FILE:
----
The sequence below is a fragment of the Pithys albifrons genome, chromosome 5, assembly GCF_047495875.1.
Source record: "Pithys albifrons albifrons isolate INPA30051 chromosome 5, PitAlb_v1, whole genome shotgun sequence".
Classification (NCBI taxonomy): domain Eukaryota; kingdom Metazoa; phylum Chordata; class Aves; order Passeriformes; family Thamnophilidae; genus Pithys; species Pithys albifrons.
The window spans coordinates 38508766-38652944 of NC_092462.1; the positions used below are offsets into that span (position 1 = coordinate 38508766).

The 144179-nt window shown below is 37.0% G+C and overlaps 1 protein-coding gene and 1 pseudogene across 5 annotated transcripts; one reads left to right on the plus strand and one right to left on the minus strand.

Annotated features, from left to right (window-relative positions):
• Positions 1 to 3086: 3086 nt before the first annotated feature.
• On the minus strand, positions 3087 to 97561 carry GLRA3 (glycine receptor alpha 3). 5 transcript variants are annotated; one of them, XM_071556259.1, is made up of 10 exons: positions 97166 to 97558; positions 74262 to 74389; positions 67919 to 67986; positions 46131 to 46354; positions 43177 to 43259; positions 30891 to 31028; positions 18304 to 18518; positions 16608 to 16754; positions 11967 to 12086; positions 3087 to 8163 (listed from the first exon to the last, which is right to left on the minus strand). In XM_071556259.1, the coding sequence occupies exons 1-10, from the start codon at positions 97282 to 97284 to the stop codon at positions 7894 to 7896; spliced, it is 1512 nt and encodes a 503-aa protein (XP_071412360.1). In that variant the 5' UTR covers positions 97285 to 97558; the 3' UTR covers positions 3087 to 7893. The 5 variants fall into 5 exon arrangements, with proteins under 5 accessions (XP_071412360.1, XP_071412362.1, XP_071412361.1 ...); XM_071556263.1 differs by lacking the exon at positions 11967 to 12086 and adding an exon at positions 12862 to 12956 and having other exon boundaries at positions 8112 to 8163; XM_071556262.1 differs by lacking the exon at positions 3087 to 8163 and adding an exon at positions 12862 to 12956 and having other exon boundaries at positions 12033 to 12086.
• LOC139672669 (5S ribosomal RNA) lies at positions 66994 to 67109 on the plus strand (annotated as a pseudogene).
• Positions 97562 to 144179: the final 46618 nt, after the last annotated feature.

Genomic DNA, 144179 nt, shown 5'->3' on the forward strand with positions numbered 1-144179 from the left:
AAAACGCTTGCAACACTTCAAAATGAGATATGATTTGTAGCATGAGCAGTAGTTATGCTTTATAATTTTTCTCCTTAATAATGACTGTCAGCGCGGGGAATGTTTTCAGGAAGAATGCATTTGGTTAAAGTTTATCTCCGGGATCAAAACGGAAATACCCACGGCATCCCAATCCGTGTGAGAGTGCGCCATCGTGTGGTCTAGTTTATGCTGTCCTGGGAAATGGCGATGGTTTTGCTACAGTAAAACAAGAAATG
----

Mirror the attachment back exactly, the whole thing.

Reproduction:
The sequence below is a fragment of the Pithys albifrons genome, chromosome 5, assembly GCF_047495875.1.
Source record: "Pithys albifrons albifrons isolate INPA30051 chromosome 5, PitAlb_v1, whole genome shotgun sequence".
Classification (NCBI taxonomy): domain Eukaryota; kingdom Metazoa; phylum Chordata; class Aves; order Passeriformes; family Thamnophilidae; genus Pithys; species Pithys albifrons.
The window spans coordinates 38508766-38652944 of NC_092462.1; the positions used below are offsets into that span (position 1 = coordinate 38508766).

The 144179-nt window shown below is 37.0% G+C and overlaps 1 protein-coding gene and 1 pseudogene across 5 annotated transcripts; one reads left to right on the plus strand and one right to left on the minus strand.

Annotated features, from left to right (window-relative positions):
• Positions 1 to 3086: 3086 nt before the first annotated feature.
• On the minus strand, positions 3087 to 97561 carry GLRA3 (glycine receptor alpha 3). 5 transcript variants are annotated; one of them, XM_071556259.1, is made up of 10 exons: positions 97166 to 97558; positions 74262 to 74389; positions 67919 to 67986; positions 46131 to 46354; positions 43177 to 43259; positions 30891 to 31028; positions 18304 to 18518; positions 16608 to 16754; positions 11967 to 12086; positions 3087 to 8163 (listed from the first exon to the last, which is right to left on the minus strand). In XM_071556259.1, the coding sequence occupies exons 1-10, from the start codon at positions 97282 to 97284 to the stop codon at positions 7894 to 7896; spliced, it is 1512 nt and encodes a 503-aa protein (XP_071412360.1). In that variant the 5' UTR covers positions 97285 to 97558; the 3' UTR covers positions 3087 to 7893. The 5 variants fall into 5 exon arrangements, with proteins under 5 accessions (XP_071412360.1, XP_071412362.1, XP_071412361.1 ...); XM_071556263.1 differs by lacking the exon at positions 11967 to 12086 and adding an exon at positions 12862 to 12956 and having other exon boundaries at positions 8112 to 8163; XM_071556262.1 differs by lacking the exon at positions 3087 to 8163 and adding an exon at positions 12862 to 12956 and having other exon boundaries at positions 12033 to 12086.
• LOC139672669 (5S ribosomal RNA) lies at positions 66994 to 67109 on the plus strand (annotated as a pseudogene).
• Positions 97562 to 144179: the final 46618 nt, after the last annotated feature.

Genomic DNA, 144179 nt, shown 5'->3' on the forward strand with positions numbered 1-144179 from the left:
AAAACGCTTGCAACACTTCAAAATGAGATATGATTTGTAGCATGAGCAGTAGTTATGCTTTATAATTTTTCTCCTTAATAATGACTGTCAGCGCGGGGAATGTTTTCAGGAAGAATGCATTTGGTTAAAGTTTATCTCCGGGATCAAAACGGAAATACCCACGGCATCCCAATCCGTGTGAGAGTGCGCCATCGTGTGGTCTAGTTTATGCTGTCCTGGGAAATGGCGATGGTTTTGCTACAGTAAAACAAGAAATG